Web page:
40 Amazing Words That Begin With 'A'

iStock/JLGutierrez
iStock/JLGutierrez

Turn an uppercase A on its side so that its closed top is pointing to the left, and you might be able to see where the letter itself originated. Its earliest ancestor was probably an Egyptian hieroglyph representing an ox’s head, and the ox’s two horns are what gave our letter A what are now its two pointed legs. The Phoenicians then took on this Egyptian ox symbol and simplified it enormously (into their vaguely triangular letter aleph, which resembled a modern letter A that had fallen on its side) before the Greeks got hold of that and turned it into their initial letter, alpha. And it’s from there, via Latin, that A ended up in English.

Today, A is usually said to be the third-most frequently used letter in the English alphabet (behind E and either T or S, depending on which sample you use). You can expect it to account for roughly eight percent of all the language on a typical page of English text, as well as almost the same amount of words in a standard dictionary—including the 40 amazing A words amassed here.

1. ABARCY

Derived from a Greek word meaning “bread,” abarcy is insatiableness. And if you’re abarstic, then you have an insatiable appetite.

2. ABECEDARIAN

Anyone who learns or teaches the alphabet is an abecedarian, a word appropriately derived from the first three letters of the alphabet. In fact, abecedarian was spelled “ABCdarian” in 17th century English. And similarly…

3. ABECEDARY

... an abecedary is a special type of acrostic poem, in which each line begins with a different letter of the alphabet from A through Z.

4. ABEQUITATE

To ride away on a horse is to abequitate, whereas to adequitate is to ride a horse alongside someone else.

5. ABRAHAM

No one is entirely sure why, but the name Abraham came to have all kinds of negative connotations in English slang, beginning during the Tudor period and lasting right through to the Victorian era. So Abraham suit was another word for what we would call false pretenses, an Abraham-man or Abraham-cove was someone who feigned illness or insanity to illicit sympathy—and doing precisely that was to sham Abraham.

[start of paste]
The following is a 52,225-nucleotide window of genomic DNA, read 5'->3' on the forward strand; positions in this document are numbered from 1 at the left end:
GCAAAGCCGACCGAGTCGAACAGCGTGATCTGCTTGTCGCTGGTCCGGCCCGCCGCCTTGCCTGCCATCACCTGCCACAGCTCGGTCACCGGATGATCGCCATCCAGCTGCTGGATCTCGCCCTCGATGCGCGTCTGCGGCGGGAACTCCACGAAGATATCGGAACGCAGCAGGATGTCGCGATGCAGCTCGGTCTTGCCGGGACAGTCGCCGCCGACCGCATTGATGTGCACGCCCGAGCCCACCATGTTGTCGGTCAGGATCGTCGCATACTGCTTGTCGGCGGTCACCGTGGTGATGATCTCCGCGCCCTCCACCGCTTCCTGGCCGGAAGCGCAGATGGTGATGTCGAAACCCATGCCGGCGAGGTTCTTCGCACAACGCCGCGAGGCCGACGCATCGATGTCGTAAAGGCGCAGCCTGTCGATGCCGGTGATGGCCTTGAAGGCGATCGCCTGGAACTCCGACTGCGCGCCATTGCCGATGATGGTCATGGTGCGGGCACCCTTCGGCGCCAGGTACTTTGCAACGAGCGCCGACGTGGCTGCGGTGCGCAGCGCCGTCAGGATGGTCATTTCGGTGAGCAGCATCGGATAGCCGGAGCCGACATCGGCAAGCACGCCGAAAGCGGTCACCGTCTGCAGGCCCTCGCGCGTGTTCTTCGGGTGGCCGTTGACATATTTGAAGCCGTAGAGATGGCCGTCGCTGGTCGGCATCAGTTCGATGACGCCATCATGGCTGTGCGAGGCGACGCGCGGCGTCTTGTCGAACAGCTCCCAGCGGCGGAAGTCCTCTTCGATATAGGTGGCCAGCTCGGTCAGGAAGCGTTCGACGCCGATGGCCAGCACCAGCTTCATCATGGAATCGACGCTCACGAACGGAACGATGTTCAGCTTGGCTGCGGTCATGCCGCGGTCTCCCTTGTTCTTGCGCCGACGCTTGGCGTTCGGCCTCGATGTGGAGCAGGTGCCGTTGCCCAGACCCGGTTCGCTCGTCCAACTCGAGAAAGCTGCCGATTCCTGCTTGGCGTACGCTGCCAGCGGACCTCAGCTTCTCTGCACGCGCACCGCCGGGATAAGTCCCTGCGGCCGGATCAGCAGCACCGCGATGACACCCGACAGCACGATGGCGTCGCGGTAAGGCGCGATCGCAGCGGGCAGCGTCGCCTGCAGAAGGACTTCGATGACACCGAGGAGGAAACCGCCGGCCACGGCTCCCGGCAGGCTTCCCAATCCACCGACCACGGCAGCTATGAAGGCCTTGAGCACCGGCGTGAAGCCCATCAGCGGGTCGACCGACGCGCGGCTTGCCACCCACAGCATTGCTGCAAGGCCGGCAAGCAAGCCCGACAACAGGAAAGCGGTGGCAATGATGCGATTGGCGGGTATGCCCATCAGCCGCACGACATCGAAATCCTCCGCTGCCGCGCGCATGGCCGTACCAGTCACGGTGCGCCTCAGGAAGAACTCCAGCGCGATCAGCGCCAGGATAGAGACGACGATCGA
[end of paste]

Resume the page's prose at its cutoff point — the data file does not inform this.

6. ABRIDGMENTS

Victorian slang for knee-length trousers.

7. ABRODIETICAL

If you’re abrodietical then you’re extremely dainty, picky, or delicate.

8. ACCISMUS

Refusing (or pretending to refuse) something that you actually really want is called accismus. It derives from a Greek word meaning “coyness” or “feigned indifference.”

9. ACERSECOMIC

An acersecomic person is someone who has never cut their hair.

10. ACKWARDS

An old English dialect word describing a creature that’s lying on its back and can’t get up.

11. ACNESTIS

The acnestis is the part of your back between the shoulder blades, which you can’t quite reach to scratch. It derives from the Ancient Greek word for “spine”—which was also the Greek word for a cheese grater.

12. ADVESPERATE

When the day advesperates, it approaches the evening.

13. AGELAST

An agelast (pronounced “adge-el-ast,” so the first syllable rhymes with badge) is someone who never laughs. And if you’re agelastic, then you’re miserable or morose.

14. AGERASIA

The quality of not appearing to grow old is called agerasia, derived from a Greek word for “eternal youth.”

15. AGGLE

An old northern English dialect word meaning “to cut unevenly.”

16. ALONG-STRAIGHT

If you’re along-straight, then you’re lying at your full length.

17. ALTILOQUIOUS

If you’re altiloquious or altiloquent, then you’re talking loudly or, more figuratively, talking about lofty, important subjects.

18. ALYSM

The boredom and restlessness that comes from being unwell or from being confined to bed through illness or while recovering from an injury is called alysm.

19. AMAXOPHOBIA

Also called ochophobia, if you have amaxophobia then you’re terrified of driving or being driven in motor vehicles. Other little-known A phobias include apiphobia (fear of bees), acrophobia (sharpness or sharp objects), algophobia (pain), acarophobia (mites), astraphobia (lightning) and …

20. ANGINOPHOBIA

… which is a specific form of claustrophobia involving narrow places.

21. ANANYM

Oprah Winfrey’s Harpo corporation, the mho, daraf and yrneh units, and the Canadian town of Adanac are all examples of ananyms—words and names created by reversing the letters of an existing word. The word yob, meaning a hooligan or lout, is also supposed to be an ananym coined in the 19th century when “backslang” (i.e. reversing words to form new ones) was a popular linguistic trend.